At least 12,000 Americans have already died from COVID-19 this month, as the country inches through its latest surge in cases. But another worrying statistic is often cited to depict the dangers of this moment: The number of patients hospitalized with COVID-19 in the United States right now is as high as it has been since the beginning of February. It’s even worse in certain places: Some states, including Arkansas and Oregon, recently saw their COVID hospitalizations rise to higher levels than at any prior stage of the pandemic. But how much do those latter figures really tell us?
From the start, COVID hospitalizations have served as a vital metric for tracking the risks posed by the disease. Last winter, this magazine described it as “the most reliable pandemic number,” while Vox quoted the cardiologist Eric Topol as saying that it’s “the best indicator of where we are.” On the one hand, death counts offer finality, but they’re a lagging signal and don’t account for people who suffered from significant illness but survived. Case counts, on the other hand, depend on which and how many people happen to get tested. Presumably, hospitalization numbers provide a more stable and reliable gauge of the pandemic’s true toll, in terms of severe disease. But a new, nationwide study of hospitalization records, released as a preprint today (and not yet formally peer reviewed), suggests that the meaning of this gauge can easily be misinterpreted—and that it has been shifting over time.
If you want to make sense of the number of COVID hospitalizations at any given time, you need to know how sick each patient actually is. Until now, that’s been almost impossible to suss out. The federal government requires hospitals to report every patient who tests positive for COVID, yet the overall tallies of COVID hospitalizations, made available on various state and federal dashboards and widely reported on by the media, do not differentiate based on severity of illness. Some patients need extensive medical intervention, such as getting intubated. Others require supplemental oxygen or administration of the steroid dexamethasone. But there are many COVID patients in the hospital with fairly mild symptoms, too, who have been admitted for further observation on account of their comorbidities, or because they reported feeling short of breath. Another portion of the patients in this tally are in the hospital for something unrelated to COVID, and discovered that they were infected only because they were tested upon admission. How many patients fall into each category has been a topic of much speculation. In August, researchers from Harvard Medical School, Tufts Medical Center, and the Veterans Affairs Healthcare System decided to find out.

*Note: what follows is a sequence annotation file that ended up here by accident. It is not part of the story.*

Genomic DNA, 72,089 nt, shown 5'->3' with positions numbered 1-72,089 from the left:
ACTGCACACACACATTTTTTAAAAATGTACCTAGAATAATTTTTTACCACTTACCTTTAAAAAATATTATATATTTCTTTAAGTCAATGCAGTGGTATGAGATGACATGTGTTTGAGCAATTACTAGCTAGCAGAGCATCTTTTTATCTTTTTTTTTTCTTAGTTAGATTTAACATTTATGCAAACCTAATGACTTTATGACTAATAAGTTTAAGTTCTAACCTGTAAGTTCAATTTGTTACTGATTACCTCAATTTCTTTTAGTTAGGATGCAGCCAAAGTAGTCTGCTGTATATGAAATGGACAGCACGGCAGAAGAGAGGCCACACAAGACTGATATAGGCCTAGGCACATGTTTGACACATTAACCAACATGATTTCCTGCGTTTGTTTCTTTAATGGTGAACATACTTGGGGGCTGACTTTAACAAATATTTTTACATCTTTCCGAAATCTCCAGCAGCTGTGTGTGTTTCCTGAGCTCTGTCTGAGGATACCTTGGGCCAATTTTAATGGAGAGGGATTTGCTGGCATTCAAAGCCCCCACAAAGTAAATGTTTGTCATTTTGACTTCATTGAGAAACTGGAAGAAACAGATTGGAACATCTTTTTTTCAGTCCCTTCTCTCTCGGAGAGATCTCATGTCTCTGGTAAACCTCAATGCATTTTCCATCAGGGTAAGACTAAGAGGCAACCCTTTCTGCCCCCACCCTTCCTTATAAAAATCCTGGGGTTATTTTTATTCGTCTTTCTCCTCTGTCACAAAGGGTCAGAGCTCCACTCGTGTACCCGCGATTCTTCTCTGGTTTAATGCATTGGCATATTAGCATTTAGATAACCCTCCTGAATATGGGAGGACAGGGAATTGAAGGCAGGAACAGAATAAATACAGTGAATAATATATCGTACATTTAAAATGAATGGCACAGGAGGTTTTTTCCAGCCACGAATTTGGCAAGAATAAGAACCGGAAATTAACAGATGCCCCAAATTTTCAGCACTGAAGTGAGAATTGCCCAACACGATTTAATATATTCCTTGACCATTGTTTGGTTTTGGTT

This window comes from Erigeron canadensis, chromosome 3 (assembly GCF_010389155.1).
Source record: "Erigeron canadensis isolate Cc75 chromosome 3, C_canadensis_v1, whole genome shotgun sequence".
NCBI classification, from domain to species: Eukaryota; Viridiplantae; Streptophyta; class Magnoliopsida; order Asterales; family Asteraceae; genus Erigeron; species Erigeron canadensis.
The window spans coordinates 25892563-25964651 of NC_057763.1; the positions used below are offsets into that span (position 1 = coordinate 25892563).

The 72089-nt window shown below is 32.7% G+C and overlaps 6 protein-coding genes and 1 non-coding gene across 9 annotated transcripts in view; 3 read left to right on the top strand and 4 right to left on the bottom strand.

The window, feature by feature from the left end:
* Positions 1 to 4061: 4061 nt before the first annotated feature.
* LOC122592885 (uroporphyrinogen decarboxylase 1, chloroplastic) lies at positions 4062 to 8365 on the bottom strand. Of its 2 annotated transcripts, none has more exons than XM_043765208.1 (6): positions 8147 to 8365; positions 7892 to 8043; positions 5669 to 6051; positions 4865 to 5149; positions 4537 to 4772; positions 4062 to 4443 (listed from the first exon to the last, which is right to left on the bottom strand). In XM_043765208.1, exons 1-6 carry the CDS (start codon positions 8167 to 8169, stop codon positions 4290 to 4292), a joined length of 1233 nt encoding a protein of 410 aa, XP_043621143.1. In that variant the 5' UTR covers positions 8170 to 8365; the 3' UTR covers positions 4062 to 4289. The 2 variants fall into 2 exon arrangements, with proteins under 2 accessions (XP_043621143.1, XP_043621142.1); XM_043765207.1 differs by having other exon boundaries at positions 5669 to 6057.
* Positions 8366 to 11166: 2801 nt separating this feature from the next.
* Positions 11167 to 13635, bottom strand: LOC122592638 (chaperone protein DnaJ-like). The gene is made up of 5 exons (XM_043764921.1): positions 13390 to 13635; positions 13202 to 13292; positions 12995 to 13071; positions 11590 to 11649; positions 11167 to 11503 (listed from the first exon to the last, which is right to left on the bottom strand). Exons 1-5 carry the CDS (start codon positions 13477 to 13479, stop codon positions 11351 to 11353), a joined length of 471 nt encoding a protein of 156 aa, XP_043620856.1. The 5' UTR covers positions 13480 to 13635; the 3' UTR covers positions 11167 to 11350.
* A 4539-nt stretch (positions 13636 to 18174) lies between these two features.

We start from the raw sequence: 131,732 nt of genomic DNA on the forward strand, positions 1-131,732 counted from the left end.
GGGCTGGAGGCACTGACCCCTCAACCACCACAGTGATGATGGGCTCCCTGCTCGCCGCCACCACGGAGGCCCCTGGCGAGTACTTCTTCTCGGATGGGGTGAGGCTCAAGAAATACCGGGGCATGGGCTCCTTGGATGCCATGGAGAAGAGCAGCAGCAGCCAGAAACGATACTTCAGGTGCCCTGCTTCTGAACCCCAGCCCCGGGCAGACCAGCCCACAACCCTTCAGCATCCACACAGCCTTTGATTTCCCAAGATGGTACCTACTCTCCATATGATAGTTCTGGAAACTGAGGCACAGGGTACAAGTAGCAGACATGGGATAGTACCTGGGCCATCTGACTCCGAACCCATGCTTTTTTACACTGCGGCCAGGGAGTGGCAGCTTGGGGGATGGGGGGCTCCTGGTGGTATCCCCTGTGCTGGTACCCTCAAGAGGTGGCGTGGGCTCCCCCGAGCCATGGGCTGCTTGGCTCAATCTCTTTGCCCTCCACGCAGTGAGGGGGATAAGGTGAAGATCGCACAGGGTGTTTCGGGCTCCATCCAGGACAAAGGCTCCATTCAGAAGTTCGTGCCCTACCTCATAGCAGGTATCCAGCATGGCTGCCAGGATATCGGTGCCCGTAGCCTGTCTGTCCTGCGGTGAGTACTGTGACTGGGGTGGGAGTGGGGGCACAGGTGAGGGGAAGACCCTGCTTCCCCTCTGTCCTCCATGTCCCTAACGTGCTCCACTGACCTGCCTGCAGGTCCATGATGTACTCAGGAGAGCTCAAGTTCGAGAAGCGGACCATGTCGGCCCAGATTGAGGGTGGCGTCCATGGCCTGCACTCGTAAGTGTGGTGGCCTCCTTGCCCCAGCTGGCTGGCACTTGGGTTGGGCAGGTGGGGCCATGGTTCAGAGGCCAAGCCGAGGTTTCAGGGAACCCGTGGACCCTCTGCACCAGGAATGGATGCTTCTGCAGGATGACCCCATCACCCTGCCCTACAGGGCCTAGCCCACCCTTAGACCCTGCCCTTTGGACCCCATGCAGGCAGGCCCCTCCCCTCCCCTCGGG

Researchers have tried to get at similar questions before. For two separate studies published in May, doctors in California read through several hundred charts of pediatric patients, one by one, to figure out why, exactly, each COVID-positive child had been admitted to the hospital. Did they need treatment for COVID, or was there some other reason for admission, like cancer treatment or a psychiatric episode, and the COVID diagnosis was merely incidental? According to the researchers, 40 to 45 percent of the hospitalizations that they examined were for patients in the latter group.
The authors of the paper out this week took a different tack to answer a similar question, this time for adults. Instead of meticulously looking at why a few hundred patients were admitted to a pair of hospitals, they analyzed the electronic records for nearly 50,000 COVID hospital admissions at the more than 100 VA hospitals across the country. Then they checked to see whether each patient required supplemental oxygen or had a blood oxygen level below 94 percent. (The latter criterion is based on the National Institutes of Health definition of “severe COVID.”) If either of these conditions was met, the authors classified that patient as having moderate to severe disease; otherwise, the case was considered mild or asymptomatic.